In his latest film “Once Upon a Time…in Hollywood”, American filmmaker Quentin Tarantino has captured quite a vibrant time in 1960s Los Angeles with considerable affection for its mythical entertainment industry.
At the heart of its story is fading TV star Rick Dalton, played by Leonardo DiCaprio, and his longtime stunt double Cliff Booth, played by Brad Pitt, who navigate an equally fading city in search of their next big break. Dalton’s contemporaries have successfully moved onto the silver screen, and he knows he also has to make it — in his case a series of spaghetti westerns offered by his casting agent, played by Al Pacino — before he fades away as a has-been. Meanwhile, Booth is his dutiful not-quite-a-servant with a mysterious past. The chemistry between the two is evident, considering their hierarchical differences. DiCaprio is really perfect for the role of Dalton, down to the charisma and all. But, it is Pitt that steals the show, due to the way he speaks volumes even without saying a word.
Running counterpoint to Dalton’s anxieties about keeping his place in Hollywood is his neighbor from Cielo Drive, starlet Sharon Tate, played by Margot Robbie. Living with her husband, Polish director Roman Polanski, played by Rafal Zawierucha, Robbie possesses an angelic quality on screen as Tate, even when speaking only a few words. Taking into account what happened to her in real life, there is a palpable sense of dread whenever she shows up on screen. But, Robbie carries the character really well, which makes us admire and feel for her.
One can’t help but regard “Once Upon a Time…” as a dreamscape, which is apparent from the title aside from its Sergio Leone allusions. The cinematography by Robert Richardson evokes a time and place where movies and actors define it rather than Vietnam and whatnot, in essence creating some kind of utopia. Moreover, perhaps for the first time since “Jackie Brown,” visual spectacles and gags take a backseat in the film, letting the neon-washed scenery of ’60s Los Angeles dominate the story. This indicates that the otherwise playful director who has shaken up the film industry with the likes of “Kill Bill” and “Inglourious Basterds” has wisened up but never mellowed enough to make such a layered and compelling film.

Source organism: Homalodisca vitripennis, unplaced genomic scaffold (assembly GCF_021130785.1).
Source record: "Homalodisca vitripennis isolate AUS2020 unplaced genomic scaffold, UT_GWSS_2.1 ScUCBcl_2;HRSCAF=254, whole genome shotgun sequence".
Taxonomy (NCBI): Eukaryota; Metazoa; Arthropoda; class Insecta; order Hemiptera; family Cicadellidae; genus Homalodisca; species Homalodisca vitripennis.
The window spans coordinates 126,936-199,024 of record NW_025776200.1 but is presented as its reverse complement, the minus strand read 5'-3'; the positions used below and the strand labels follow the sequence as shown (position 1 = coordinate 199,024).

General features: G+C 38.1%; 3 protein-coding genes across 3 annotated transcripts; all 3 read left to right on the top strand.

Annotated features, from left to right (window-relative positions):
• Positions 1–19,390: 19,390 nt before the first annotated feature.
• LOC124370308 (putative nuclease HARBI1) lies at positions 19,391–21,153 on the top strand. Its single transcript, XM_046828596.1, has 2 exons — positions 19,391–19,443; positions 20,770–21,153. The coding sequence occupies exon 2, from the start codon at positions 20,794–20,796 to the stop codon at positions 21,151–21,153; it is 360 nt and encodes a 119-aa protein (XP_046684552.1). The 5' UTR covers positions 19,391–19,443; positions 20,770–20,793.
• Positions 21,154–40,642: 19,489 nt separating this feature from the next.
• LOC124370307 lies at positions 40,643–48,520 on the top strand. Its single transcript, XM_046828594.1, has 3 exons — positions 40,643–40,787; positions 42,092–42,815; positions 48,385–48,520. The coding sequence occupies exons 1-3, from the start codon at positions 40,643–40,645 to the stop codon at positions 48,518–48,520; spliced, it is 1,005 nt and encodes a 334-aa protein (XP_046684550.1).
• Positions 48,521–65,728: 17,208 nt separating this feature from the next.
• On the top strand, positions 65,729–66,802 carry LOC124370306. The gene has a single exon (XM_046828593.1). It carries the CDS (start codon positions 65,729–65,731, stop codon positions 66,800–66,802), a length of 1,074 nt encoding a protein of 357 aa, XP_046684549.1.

And yet, the only sudden burst of violence occurs in the final act. I feel that history, with its flair for the dramatic, will judge “Once Upon a Time…” by its quite brutal ending. While it certainly threatens to wreck the film apart, there’s no denying its twisted effectiveness in wrapping up storylines that have been running in the background for the past two hours of the film’s runtime. Even though it is certainly a long time to wait, if you are a Tarantino enthusiast, you will be rewarded with quite a spectacle. And with the final frame, a bird’s eye view of the main characters after that fateful night, every average cinephile feels that the innocence of Tarantino’s Tinseltown has now ended, and that reality has now set in.
With all that’s being said, “Once Upon a Time… in Hollywood” reads like cinephile fan fiction, or at least that’s how Tarantino, a movie geek himself, had in mind when making it. It has a high rewatchability value that demands your attention and never lets it go. Tarantino has proven time and again that his work will always fire people up, and “Once Upon a Time…” will be talked about for generations to come, much in the same vein as “Pulp Fiction” and “Django Unchained.”